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Awkward key signatures

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  • #16
    Originally posted by Wannabe a Worshiper View Post
    But if you ask the pianist or organist to play 5 sharps, look out!
    That reminds me of my favorite church organist (aka my grandmother!). Even though she knew the names of the keys, she always called them by how many sharps or flats. No such thing as A-flat; it was 4 flats! But she called "C" "C".

    And I remember another organist talking about "the glory of B major", or as my grandmother called it: 5-sharps!

    And I remember a musical program where there were 2 pages in B major. I practiced those pages for weeks before I got them.


    • #17
      Hi Sax2worship,

      Great thread as highlights the practical nature of playing in worship. I play the guitar (main instrument now), piano and alto sax so it's interesting to see the different perspectives. I used to play the alto sax for years and was also stuck in E & B major as the leader (on keys) never seemed to appreciate transposing instruments! It meant I had to adapt my whole style as we usually weren't told the keys until 1 min before a song started. In the end, however, I found playing the 'harder' keys such easier than the 'easier' (e.g. knew the runs and arpeggios in Csharp major better than in C major!) The best thing is to make sure that the leader appreciates the 'mechanical' complexity of additional instruments and allows enough room for either extra practice or better communciation.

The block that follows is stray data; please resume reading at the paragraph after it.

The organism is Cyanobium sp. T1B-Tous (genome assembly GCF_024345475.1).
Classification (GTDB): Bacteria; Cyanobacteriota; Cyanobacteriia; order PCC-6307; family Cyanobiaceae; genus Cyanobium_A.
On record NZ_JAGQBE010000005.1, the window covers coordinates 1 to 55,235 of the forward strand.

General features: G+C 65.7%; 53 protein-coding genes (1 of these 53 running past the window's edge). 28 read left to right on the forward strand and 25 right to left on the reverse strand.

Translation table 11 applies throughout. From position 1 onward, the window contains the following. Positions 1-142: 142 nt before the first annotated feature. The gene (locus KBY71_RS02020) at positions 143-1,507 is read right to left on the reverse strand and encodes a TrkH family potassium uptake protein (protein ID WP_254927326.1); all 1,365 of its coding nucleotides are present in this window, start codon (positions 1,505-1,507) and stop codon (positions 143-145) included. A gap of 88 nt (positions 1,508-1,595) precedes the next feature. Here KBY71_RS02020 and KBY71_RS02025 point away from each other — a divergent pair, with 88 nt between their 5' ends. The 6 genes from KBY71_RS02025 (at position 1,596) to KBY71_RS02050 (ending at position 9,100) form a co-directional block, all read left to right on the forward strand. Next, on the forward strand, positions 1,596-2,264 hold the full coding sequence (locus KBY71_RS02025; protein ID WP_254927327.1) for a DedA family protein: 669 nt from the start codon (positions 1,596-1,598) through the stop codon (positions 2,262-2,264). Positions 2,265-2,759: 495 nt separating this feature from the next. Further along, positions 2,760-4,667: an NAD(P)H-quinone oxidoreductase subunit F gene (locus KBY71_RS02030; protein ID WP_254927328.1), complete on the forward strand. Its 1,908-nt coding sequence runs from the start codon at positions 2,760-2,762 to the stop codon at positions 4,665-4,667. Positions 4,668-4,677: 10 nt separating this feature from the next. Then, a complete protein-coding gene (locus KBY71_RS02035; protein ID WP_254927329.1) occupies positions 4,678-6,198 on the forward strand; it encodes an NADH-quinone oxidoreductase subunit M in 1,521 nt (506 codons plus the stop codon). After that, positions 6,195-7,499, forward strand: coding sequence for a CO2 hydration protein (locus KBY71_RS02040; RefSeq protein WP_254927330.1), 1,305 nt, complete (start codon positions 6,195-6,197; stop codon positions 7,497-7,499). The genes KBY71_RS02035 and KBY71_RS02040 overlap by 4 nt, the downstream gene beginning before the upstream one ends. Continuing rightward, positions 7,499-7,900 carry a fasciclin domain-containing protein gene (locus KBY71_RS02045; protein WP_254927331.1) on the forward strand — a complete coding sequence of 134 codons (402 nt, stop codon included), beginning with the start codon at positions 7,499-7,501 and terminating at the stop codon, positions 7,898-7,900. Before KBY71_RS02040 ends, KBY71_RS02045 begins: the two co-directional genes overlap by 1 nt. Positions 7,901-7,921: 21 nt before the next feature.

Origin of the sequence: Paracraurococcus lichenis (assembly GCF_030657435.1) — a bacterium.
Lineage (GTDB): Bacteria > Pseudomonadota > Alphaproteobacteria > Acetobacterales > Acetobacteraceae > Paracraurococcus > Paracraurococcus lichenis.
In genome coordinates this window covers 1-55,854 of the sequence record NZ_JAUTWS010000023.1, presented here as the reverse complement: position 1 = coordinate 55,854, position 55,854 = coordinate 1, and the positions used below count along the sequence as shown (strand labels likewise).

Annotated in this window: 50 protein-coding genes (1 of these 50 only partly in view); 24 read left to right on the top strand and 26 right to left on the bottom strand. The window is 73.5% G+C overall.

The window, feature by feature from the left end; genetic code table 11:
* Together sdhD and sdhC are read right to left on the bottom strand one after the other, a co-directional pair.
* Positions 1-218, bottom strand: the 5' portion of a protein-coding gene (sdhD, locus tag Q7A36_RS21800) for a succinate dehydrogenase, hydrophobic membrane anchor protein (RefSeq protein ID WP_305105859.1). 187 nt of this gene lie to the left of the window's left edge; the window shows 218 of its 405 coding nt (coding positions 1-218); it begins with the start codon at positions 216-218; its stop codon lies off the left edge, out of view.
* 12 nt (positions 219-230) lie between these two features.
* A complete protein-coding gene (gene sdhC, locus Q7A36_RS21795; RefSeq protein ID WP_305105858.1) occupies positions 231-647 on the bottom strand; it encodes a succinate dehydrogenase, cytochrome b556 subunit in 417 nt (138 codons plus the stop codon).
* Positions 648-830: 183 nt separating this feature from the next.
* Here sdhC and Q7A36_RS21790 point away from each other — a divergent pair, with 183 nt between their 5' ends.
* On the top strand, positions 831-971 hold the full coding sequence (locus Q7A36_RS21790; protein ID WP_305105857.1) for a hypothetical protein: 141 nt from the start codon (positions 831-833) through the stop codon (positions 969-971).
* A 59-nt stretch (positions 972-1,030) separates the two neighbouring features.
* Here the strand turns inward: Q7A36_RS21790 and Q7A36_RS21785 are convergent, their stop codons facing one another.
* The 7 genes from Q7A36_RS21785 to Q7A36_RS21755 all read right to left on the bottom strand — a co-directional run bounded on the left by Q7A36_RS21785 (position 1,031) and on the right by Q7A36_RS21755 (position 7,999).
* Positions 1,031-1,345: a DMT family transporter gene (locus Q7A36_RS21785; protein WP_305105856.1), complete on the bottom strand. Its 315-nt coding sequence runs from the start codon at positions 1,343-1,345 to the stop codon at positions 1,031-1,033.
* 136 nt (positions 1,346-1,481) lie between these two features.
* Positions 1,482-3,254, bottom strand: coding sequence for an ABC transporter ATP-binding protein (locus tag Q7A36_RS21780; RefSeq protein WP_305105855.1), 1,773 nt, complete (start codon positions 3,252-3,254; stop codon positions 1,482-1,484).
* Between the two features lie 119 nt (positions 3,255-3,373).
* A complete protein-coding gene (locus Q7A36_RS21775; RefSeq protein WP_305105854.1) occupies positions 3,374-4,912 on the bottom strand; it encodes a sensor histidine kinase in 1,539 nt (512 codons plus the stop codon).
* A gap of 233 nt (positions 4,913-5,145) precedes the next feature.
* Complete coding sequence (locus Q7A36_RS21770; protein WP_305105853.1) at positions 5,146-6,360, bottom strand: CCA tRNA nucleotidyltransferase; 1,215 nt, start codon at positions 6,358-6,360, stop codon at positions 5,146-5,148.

As to songwriters' range and favouritism to guitarists both are true to a large extent. Certain songwriters, however, like Chris Tomlin, openly say that congregations could singer at lower keys than recordings. As for guitarists, as some of the guys point out there are cycles/phases for few years. We're definitely in a season of plenty for guitarists, which has overtaken pianists compared to the 90s/noughties.

      My humble advice is to be armed ready to play scales fluently in any key (but especially the 'harder' keys), as unless you are leading worship you will on average find playing more sharps & flats. Good luck!


      • #18